NEIL CAVUTO, HOST OF "YOUR WORLD": Indeed, it's back, still Styrofoaming at the mouth, back as the new evil, Styrofoam. The green crowd says it's simply got to go.
And now California lawmaker wants to make his state the first to make it go for good.
Joe Thompson says that banning foam containers would actually can more jobs. Joe owns the Gold Rush Grille in Sacramento, California.
But they're serious about this, Joe. They want them out. Why?
JOE THOMPSON, OWNER, GOLD RUSH GRILLE: I'm not quite sure why. I think they looked at some litter and said, hey, there's some Styrofoam containers in there. Let's ban Styrofoam containers.
CAVUTO: How would this affect you, Joe?
THOMPSON: Well, it would affect us by about $250 to $300 a week, which would in turn allow me to have to lay off one part-time employee or take a full-time employee to part-time.
I only have six employees. So, that kind of effect on me is pretty big.
CAVUTO: Now, they say you are overstating the switch to more environmentally friendly paper products, that it isn’t that severe. You crunch the numbers and you say it is and you say the real job hit would be real.
THOMPSON: That is correct.
My current case for 200 items would go from $22 to $54.
CAVUTO: Have you tried the more environmentally friendly cups and plates, though? They say you really should give it a try, Joe.
THOMPSON: Right. We have tried it.
Our customers are not in a situation right now where they want to spend more money on these types of products. And in some cases we've had to put two of those products stacked inside each other to equal the sturdiness of the Styrofoam.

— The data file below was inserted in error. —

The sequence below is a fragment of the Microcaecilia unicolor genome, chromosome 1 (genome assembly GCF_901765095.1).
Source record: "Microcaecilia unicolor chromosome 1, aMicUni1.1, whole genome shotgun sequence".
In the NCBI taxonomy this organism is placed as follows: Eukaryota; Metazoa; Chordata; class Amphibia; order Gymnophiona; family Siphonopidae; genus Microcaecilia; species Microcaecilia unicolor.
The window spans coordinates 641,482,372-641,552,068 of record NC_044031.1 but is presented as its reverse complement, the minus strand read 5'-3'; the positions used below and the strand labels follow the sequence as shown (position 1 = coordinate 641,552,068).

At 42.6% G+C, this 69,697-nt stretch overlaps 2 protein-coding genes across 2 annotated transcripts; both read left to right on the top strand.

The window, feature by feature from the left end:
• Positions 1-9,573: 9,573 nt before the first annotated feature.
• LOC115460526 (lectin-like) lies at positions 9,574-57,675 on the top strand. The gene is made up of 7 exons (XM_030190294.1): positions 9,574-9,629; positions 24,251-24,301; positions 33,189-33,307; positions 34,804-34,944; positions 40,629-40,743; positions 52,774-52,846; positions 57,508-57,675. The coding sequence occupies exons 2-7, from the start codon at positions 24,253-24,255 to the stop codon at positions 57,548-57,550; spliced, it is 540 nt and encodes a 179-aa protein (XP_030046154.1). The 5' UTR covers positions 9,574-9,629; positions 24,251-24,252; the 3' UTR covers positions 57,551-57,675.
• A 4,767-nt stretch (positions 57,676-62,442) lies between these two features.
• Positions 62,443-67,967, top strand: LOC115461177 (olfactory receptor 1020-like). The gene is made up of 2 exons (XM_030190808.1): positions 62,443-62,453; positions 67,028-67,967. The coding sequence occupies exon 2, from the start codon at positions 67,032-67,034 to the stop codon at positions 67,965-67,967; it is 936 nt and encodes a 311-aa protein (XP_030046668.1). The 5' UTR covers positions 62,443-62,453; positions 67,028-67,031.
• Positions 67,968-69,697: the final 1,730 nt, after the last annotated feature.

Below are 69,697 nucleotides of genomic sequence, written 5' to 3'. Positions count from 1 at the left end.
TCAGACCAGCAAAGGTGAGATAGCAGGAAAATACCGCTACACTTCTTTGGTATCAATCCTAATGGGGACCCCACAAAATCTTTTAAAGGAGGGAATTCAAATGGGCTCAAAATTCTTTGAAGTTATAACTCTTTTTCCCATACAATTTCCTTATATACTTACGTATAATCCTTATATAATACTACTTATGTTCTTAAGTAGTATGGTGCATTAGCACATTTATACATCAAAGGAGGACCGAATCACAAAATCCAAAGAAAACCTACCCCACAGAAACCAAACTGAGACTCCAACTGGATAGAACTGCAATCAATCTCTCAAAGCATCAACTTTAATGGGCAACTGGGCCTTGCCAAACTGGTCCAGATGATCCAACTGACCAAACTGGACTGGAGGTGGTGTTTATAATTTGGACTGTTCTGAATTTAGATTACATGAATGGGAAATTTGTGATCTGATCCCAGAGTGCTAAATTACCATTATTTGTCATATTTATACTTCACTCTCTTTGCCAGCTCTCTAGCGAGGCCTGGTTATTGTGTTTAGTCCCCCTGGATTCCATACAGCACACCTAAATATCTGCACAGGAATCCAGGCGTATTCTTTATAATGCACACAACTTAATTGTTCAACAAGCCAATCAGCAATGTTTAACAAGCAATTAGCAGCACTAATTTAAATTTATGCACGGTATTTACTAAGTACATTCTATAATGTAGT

CAVUTO: So in making the switch to the other products, you could have a lawsuit on your hand for someone whose coffee falls through the bottom of an environmentally friendly cup?
THOMPSON: You betcha. What they're worried about is the composting.
And if you think about it, composting needs two things: heat and moisture. And if I put soup or a food item that has heat and moisture in that container, that already starts breaking it down right away.
CAVUTO: All right. Well, Joe, you throwing too much common sense here. If you could dispense with that, I'd appreciate it.
THOMPSON: Sorry about that.
CAVUTO: I would like to get your sense of a state that seems fixated on this.
Last time I checked -- no offense to your fine state. I love it. It’s a beautiful state.
THOMPSON: Thank you.
CAVUTO: But you guys are in hock like nobody’s business. So maybe, maybe, maybe, whatever the Styrofoam fixation that they can get on maybe the "spending more money than can ever be believed" fixation.
Well, one of the things that would allow an out in this bill is if the cities are covering a 60 percent recycling rate. Well, who would be the ones to monitor that and who would be ones doling out the fines?
CAVUTO: Well, there is that.
Joe, now, I talked to a number of environmentalists on this issue who say, well, you just tell Joe next time you see him that those Styrofoam cups he’s churning out will be around for centuries. Now, I can’t prove that, but apparently a Styrofoam cup is very hard to degrade or sort of die on its own. It will be here millennium after man leaves. Do you feel guilty about that?
THOMPSON: I think there maybe over the long term should be some other items that we look at. But the items aren’t there yet. And, ultimately, Styrofoam now can be recycled. And there are people out there recycling it.
CAVUTO: All right, Joseph, thank you very much -- Joe Thompson, Gold Rush Grille owner.
We just wanted to put this in perspective, because this is what government authorities are focused on right now in the middle of craziness, right, in the middle of a state disaster and now a post-hurricane disaster on the East Coast of America.
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